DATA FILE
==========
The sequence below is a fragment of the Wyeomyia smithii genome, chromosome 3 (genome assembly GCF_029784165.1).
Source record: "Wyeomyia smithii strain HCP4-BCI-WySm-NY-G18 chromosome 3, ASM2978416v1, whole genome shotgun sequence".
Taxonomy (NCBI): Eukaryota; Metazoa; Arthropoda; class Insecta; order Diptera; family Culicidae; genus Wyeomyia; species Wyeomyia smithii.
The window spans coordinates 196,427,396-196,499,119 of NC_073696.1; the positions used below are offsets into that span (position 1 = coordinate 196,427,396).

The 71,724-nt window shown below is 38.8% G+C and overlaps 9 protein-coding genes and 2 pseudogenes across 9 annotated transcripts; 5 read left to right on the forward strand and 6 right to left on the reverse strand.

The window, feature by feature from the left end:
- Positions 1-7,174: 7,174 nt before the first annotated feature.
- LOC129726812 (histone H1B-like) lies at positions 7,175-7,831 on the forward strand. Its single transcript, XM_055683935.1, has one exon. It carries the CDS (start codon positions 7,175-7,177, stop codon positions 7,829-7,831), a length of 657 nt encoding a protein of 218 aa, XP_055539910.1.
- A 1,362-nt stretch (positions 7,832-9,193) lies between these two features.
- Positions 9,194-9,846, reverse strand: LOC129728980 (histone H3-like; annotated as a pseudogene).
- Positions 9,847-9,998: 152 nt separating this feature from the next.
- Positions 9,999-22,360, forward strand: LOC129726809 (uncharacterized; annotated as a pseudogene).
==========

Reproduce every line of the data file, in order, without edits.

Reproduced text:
The sequence below is a fragment of the Wyeomyia smithii genome, chromosome 3 (genome assembly GCF_029784165.1).
Source record: "Wyeomyia smithii strain HCP4-BCI-WySm-NY-G18 chromosome 3, ASM2978416v1, whole genome shotgun sequence".
Taxonomy (NCBI): Eukaryota; Metazoa; Arthropoda; class Insecta; order Diptera; family Culicidae; genus Wyeomyia; species Wyeomyia smithii.
The window spans coordinates 196,427,396-196,499,119 of NC_073696.1; the positions used below are offsets into that span (position 1 = coordinate 196,427,396).

The 71,724-nt window shown below is 38.8% G+C and overlaps 9 protein-coding genes and 2 pseudogenes across 9 annotated transcripts; 5 read left to right on the forward strand and 6 right to left on the reverse strand.

The window, feature by feature from the left end:
- Positions 1-7,174: 7,174 nt before the first annotated feature.
- LOC129726812 (histone H1B-like) lies at positions 7,175-7,831 on the forward strand. Its single transcript, XM_055683935.1, has one exon. It carries the CDS (start codon positions 7,175-7,177, stop codon positions 7,829-7,831), a length of 657 nt encoding a protein of 218 aa, XP_055539910.1.
- A 1,362-nt stretch (positions 7,832-9,193) lies between these two features.
- Positions 9,194-9,846, reverse strand: LOC129728980 (histone H3-like; annotated as a pseudogene).
- Positions 9,847-9,998: 152 nt separating this feature from the next.
- Positions 9,999-22,360, forward strand: LOC129726809 (uncharacterized; annotated as a pseudogene).